Immigrant Rights Group: Stats Show San Diegans Want Humane Reform

June 19
By Nicole Lozare and KPBS Public Broadcasting
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An immigrant rights group says San Diegans want a more forgiving and humane approach to immigration reform. That's what they found in a poll conducted last month. KPBS reporter Nicole Lozare has more.

SDSU Discusses Plans to Accommodate Future Growth

June 19
KPBS Public Broadcasting
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SDSU plans to increase enrollment to nearly 45,000 students by 2025. Does the university have a realistic plan in place to accommodate the additional students? We speak to an SDSU spokesman and architect about the details of the new SDSU master plan.

Sacramento Update: Healthcare Reform, Redistricting

June 19
KPBS Public Broadcasting
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The California budget is late, filmmaker Michael Moore adds to the healthcare reform debate, and the governor makes a controversial comment at a Latino conference. We check-in with John Myers, the Sacramento bureau chief for KQED public radio and The California Report, about the latest news from the Capitol.

NPR Sports Commentator Discusses Book on Golf and Q-School

June 19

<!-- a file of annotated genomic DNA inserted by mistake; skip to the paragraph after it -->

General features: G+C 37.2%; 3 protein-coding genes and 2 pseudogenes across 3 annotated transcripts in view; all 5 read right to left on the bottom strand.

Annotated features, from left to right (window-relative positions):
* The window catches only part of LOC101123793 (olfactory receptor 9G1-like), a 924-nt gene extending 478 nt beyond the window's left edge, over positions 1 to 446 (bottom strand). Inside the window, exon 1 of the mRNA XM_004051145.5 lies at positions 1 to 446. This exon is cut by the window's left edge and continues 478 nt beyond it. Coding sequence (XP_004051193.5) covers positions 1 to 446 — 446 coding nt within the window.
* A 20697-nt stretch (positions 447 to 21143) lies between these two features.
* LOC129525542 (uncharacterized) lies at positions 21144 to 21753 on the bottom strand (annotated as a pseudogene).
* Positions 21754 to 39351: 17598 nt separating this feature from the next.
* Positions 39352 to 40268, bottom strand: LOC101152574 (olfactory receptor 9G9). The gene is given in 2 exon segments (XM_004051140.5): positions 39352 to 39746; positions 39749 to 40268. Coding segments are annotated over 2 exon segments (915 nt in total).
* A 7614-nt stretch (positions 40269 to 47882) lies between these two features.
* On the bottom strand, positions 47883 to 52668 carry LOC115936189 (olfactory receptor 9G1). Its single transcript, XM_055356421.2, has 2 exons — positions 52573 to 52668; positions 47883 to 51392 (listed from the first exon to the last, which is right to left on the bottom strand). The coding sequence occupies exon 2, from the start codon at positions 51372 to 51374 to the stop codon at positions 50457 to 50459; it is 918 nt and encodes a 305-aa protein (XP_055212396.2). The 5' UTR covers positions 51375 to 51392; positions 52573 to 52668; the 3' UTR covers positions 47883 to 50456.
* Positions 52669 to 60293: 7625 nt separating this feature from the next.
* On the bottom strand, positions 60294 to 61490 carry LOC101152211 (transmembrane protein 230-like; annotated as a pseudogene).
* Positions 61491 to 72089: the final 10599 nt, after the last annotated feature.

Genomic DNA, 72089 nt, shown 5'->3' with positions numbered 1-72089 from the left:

KPBS Public Broadcasting
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In order to play in the U.S. Open, many golfers have to go through Q-School. This qualifying tournament is host to some of golf's best players, all dreaming of making it to the major tournaments where you can win big money and secure sponsorships. Sportswriter John Feinstein's latest book is called "Tales from Q-School" and he joins us by phone to talk about it.

Sports Update: Padres, Lakers, U.S. Open

June 19
KPBS Public Broadcasting
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A star Padres pitcher receives a five-game suspension after a weekend brawl, Kobe Bryant vents frustration about the L.A. Lakers recent playoff failures, and the Anaheim Mighty Ducks are Stanley Cup champions. We analyze the latest in sports with Lee "Hacksaw" Hamilton, a local sports radio talk show host and former Chargers play-by-play announcer.

New “FRONTLINE” Documentary Analyzes Iraq Troop Surge

June 19
KPBS Public Broadcasting
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Will a surge of troops help the United States secure victory in Iraq? We speak to "FRONTLINE" a producer about the new film "ENDGAME". The film features military and government officials talking about the strategy behind the troop surge, and explores the possibility of its success.

Alleged Cartel Leader Pleads Guilty to San Diego Cocaine Sale

June 19
KPBS Public Broadcasting
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An accused leader of one of Mexico's most notorious drug cartels has pleaded guilty to federal charges of selling cocaine in a San Diego motel.

Water Officials Worried Now About Next Year

June 19
By Ed Joyce and KPBS Public Broadcasting
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Southern California is suffering through a severe dry spell. San Diego is headed for its fourth driest year on record. Los Angeles is headed for its driest year ever. KPBS reporter Ed Joyce says water agencies are asking us to conserve.